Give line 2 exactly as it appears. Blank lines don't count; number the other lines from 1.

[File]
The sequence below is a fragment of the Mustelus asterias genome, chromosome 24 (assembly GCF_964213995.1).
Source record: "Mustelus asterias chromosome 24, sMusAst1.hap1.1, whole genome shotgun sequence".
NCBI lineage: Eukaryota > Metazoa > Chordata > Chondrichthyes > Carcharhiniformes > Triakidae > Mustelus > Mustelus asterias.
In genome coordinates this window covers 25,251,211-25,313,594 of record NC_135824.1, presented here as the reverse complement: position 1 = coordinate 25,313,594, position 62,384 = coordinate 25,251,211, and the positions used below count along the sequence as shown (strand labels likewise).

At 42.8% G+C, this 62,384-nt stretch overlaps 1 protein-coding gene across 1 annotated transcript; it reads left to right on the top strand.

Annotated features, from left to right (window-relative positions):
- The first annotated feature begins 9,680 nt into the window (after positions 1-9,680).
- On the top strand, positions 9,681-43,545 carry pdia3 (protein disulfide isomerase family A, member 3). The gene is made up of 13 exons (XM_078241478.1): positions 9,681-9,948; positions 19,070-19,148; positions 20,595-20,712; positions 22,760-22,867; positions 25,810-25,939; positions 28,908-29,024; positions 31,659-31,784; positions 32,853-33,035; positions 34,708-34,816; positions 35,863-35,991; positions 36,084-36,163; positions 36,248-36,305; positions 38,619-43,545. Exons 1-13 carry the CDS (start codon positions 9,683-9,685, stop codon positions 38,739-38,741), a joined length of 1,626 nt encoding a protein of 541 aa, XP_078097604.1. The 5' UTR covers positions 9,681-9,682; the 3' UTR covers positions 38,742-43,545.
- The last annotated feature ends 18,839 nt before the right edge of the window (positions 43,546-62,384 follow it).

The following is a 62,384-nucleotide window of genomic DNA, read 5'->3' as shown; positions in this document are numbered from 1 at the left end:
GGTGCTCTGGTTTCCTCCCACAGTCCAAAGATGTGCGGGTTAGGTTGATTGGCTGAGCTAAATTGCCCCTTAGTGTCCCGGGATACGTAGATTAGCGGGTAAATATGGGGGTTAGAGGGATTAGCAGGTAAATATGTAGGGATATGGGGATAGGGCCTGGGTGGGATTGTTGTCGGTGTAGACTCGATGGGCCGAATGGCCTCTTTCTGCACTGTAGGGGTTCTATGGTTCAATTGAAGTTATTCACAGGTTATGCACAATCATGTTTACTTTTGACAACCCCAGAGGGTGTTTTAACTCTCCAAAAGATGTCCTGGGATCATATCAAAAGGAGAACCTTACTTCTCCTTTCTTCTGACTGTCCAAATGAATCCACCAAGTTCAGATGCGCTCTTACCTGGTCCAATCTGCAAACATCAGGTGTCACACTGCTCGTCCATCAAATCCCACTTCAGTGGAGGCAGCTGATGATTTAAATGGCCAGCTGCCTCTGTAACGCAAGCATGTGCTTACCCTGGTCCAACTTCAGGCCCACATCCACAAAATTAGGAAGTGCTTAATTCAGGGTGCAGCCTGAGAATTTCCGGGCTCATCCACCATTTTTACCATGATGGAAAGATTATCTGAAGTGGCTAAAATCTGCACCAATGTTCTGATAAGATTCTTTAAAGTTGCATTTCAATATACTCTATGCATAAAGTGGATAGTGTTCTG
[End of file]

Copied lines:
Source record: "Mustelus asterias chromosome 24, sMusAst1.hap1.1, whole genome shotgun sequence".